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This condition, due to obstruction of the upper airway (nose/adenoids and tonsils), has varying degrees of severity from mild snoring through to severe obstruction with growth failure and cardiac complaints. About 10% of all children snore, but only about 3% have obstructive sleep disorder.

The obstruction to the air passages can be due to either blockage of the nose, enlarged adenoids or enlarged tonsils, or a combination of all of these. In addition, children with other conditions such as Down Syndrome, Cerebral Palsy or Cranio-facial abnormality may have an increased susceptibility to this condition due to either lax or floppy tissues or narrow breathing passages.

OSD can affect children within the first days of life, or present later in life with enlarged tonsils and adenoids, particularly in allergic children.


The following symptoms and signs of Obstructive Sleep Disorder in children is presented in order of frequency. The more severe symptoms relate to children who stop breathing (obstructive sleep apnoea) for 5 – 10 seconds or more, are restless at night, and have periods of cyanosis (blue tinge around the lips).

- Snoring
- Chronic mouth breathing
- Periods of apnoea (breath holding)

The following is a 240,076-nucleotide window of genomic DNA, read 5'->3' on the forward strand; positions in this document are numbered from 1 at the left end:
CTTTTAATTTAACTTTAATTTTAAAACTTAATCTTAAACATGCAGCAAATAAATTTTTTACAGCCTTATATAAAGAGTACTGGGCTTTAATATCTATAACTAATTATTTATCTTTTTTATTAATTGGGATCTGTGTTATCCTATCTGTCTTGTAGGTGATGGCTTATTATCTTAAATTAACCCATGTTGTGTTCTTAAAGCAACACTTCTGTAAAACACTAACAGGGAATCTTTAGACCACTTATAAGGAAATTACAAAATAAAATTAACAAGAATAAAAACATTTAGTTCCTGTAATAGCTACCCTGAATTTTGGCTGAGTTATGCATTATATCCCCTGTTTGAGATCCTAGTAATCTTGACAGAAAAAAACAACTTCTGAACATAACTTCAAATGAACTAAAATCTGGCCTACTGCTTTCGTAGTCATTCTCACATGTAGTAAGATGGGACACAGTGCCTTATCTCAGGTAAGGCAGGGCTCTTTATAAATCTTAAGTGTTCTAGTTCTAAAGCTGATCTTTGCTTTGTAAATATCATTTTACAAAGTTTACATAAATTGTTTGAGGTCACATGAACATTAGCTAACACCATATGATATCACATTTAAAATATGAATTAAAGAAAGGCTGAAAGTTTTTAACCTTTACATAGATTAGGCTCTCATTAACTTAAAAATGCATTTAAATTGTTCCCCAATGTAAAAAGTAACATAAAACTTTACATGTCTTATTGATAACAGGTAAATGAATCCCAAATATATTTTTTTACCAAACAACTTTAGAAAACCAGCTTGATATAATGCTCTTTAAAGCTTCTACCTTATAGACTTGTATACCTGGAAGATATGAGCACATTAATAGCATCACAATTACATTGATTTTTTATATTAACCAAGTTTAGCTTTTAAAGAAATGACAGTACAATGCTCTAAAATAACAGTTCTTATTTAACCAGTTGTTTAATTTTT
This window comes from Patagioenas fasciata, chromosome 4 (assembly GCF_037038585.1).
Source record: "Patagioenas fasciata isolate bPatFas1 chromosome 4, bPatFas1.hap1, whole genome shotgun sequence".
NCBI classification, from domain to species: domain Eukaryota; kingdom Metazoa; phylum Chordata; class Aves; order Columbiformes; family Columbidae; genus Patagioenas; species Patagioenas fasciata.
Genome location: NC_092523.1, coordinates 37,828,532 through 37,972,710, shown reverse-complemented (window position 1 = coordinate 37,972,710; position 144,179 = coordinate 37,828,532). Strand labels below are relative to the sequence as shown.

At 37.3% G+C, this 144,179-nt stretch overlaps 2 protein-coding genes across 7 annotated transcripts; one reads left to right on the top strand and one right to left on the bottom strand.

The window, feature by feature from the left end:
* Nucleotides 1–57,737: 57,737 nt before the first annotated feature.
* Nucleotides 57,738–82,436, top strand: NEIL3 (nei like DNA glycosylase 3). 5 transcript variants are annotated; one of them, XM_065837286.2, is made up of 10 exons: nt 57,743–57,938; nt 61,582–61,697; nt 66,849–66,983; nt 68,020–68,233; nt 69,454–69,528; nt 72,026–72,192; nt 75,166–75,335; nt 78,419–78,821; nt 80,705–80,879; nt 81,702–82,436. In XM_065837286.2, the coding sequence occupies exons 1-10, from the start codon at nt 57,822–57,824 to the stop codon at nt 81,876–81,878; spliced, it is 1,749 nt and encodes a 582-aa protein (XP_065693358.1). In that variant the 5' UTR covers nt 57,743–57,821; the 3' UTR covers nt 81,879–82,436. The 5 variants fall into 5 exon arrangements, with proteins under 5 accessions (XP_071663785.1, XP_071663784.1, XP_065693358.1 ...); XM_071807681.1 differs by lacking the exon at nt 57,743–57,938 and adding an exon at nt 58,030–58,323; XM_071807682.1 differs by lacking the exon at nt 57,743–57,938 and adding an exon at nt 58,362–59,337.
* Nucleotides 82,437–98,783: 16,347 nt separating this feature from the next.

- Sweating
- Restless sleep
- Frequent wakening
- Sleep walking/night terrors
- Sleeping in unusual positions e.g. head arched back
- Frequent need of afternoon sleep (if over 4 years)
- Tired and grumpy in the mornings
- Difficulty swallowing meat
- Overweight/Growth Retardation
- Underweight for age
- Bed wetting
- Cyanosis
- Hyperactive during the day/ADHD
- Learning Difficulties/Concentration Problems
- Behavioural Problems

If you observe your child breathing whilst asleep about one hour after they have settled at night, you will be able to note whether your child has these symptoms and signs.

Some children with many of the symptoms and signs in the above list need a normal sleep study where they are observed overnight and monitored for the severity of their OSD in a hospital.

Enlarged Tonsils


This depends on the source of the problem. It occasionally will respond to treatment of the nasal blockage by a steroid nasal spray, but often with a congested allergic nose there are enlarged adenoids and tonsils which require surgery as well.

If these OSD children require adenoidectomy or tonsillectomy and cautery of the turbinates, they are usually monitored postoperatively with an oximeter (oxygen level meter on the finger or toe) to ensure they do not have breathing problems postoperatively. These children are more sensitive to narcotics such as Pethidine and to sedative agents such as Phenergan or Vallergan and these agents, if used, are often given in reduced amounts.

In Paediatric hospitals throughout the world, OSD is the commonest reason to perform tonsillectomy and adenoidectomy, rather than recurrent tonsillitis. Parents are often concerned that removal of the tonsils and adenoids will reduce the child’s ability to fight infections. There is no evidence to suggest the removal of the tonsils and adenoids after the age of 3 years causes any change in the child’s immunity. If the child is under 3 years and required surgery for OSD, the necessity for the surgery outweighs any concern about the child’s immunity.